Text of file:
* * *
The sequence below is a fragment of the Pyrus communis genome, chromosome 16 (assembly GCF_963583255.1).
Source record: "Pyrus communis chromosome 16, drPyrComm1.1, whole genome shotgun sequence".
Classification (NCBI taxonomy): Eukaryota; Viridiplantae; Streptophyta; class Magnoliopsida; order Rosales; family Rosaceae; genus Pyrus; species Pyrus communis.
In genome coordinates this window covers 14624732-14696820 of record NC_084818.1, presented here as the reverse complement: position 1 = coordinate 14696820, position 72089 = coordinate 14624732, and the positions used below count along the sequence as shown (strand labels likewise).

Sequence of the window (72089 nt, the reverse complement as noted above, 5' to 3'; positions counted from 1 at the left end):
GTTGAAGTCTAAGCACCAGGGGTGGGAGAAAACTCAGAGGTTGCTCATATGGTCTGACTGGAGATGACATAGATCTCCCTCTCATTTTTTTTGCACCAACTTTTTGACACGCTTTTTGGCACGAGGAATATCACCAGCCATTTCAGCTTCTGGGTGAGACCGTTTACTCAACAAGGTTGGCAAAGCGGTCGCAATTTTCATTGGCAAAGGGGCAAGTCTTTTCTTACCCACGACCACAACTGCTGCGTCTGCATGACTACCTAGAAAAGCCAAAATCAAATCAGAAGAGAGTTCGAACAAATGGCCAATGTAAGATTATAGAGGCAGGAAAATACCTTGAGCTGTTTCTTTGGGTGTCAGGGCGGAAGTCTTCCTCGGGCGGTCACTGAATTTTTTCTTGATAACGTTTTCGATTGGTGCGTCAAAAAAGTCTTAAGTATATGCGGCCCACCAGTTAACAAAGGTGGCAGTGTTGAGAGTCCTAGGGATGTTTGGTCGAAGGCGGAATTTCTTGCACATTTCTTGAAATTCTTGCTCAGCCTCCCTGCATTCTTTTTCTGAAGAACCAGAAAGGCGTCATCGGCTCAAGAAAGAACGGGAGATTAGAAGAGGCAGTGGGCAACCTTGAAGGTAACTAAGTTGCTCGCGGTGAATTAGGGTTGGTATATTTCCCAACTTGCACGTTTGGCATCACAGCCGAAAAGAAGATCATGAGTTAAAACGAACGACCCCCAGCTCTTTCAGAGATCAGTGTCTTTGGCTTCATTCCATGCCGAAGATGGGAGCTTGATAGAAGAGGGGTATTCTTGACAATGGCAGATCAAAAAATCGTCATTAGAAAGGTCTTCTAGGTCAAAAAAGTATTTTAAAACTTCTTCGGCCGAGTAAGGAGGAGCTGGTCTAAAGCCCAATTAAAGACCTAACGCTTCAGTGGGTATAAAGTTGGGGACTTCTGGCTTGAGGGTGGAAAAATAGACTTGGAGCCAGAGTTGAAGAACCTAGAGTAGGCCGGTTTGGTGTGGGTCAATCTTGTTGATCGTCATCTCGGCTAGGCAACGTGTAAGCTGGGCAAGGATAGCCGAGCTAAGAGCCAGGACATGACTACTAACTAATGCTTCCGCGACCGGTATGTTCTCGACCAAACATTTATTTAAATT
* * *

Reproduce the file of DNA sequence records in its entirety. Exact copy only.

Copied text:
The sequence below is a fragment of the Pyrus communis genome, chromosome 16 (assembly GCF_963583255.1).
Source record: "Pyrus communis chromosome 16, drPyrComm1.1, whole genome shotgun sequence".
Classification (NCBI taxonomy): Eukaryota; Viridiplantae; Streptophyta; class Magnoliopsida; order Rosales; family Rosaceae; genus Pyrus; species Pyrus communis.
In genome coordinates this window covers 14624732-14696820 of record NC_084818.1, presented here as the reverse complement: position 1 = coordinate 14696820, position 72089 = coordinate 14624732, and the positions used below count along the sequence as shown (strand labels likewise).

Sequence of the window (72089 nt, the reverse complement as noted above, 5' to 3'; positions counted from 1 at the left end):
GTTGAAGTCTAAGCACCAGGGGTGGGAGAAAACTCAGAGGTTGCTCATATGGTCTGACTGGAGATGACATAGATCTCCCTCTCATTTTTTTTGCACCAACTTTTTGACACGCTTTTTGGCACGAGGAATATCACCAGCCATTTCAGCTTCTGGGTGAGACCGTTTACTCAACAAGGTTGGCAAAGCGGTCGCAATTTTCATTGGCAAAGGGGCAAGTCTTTTCTTACCCACGACCACAACTGCTGCGTCTGCATGACTACCTAGAAAAGCCAAAATCAAATCAGAAGAGAGTTCGAACAAATGGCCAATGTAAGATTATAGAGGCAGGAAAATACCTTGAGCTGTTTCTTTGGGTGTCAGGGCGGAAGTCTTCCTCGGGCGGTCACTGAATTTTTTCTTGATAACGTTTTCGATTGGTGCGTCAAAAAAGTCTTAAGTATATGCGGCCCACCAGTTAACAAAGGTGGCAGTGTTGAGAGTCCTAGGGATGTTTGGTCGAAGGCGGAATTTCTTGCACATTTCTTGAAATTCTTGCTCAGCCTCCCTGCATTCTTTTTCTGAAGAACCAGAAAGGCGTCATCGGCTCAAGAAAGAACGGGAGATTAGAAGAGGCAGTGGGCAACCTTGAAGGTAACTAAGTTGCTCGCGGTGAATTAGGGTTGGTATATTTCCCAACTTGCACGTTTGGCATCACAGCCGAAAAGAAGATCATGAGTTAAAACGAACGACCCCCAGCTCTTTCAGAGATCAGTGTCTTTGGCTTCATTCCATGCCGAAGATGGGAGCTTGATAGAAGAGGGGTATTCTTGACAATGGCAGATCAAAAAATCGTCATTAGAAAGGTCTTCTAGGTCAAAAAAGTATTTTAAAACTTCTTCGGCCGAGTAAGGAGGAGCTGGTCTAAAGCCCAATTAAAGACCTAACGCTTCAGTGGGTATAAAGTTGGGGACTTCTGGCTTGAGGGTGGAAAAATAGACTTGGAGCCAGAGTTGAAGAACCTAGAGTAGGCCGGTTTGGTGTGGGTCAATCTTGTTGATCGTCATCTCGGCTAGGCAACGTGTAAGCTGGGCAAGGATAGCCGAGCTAAGAGCCAGGACATGACTACTAACTAATGCTTCCGCGACCGGTATGTTCTCGACCAAACATTTATTTAAATT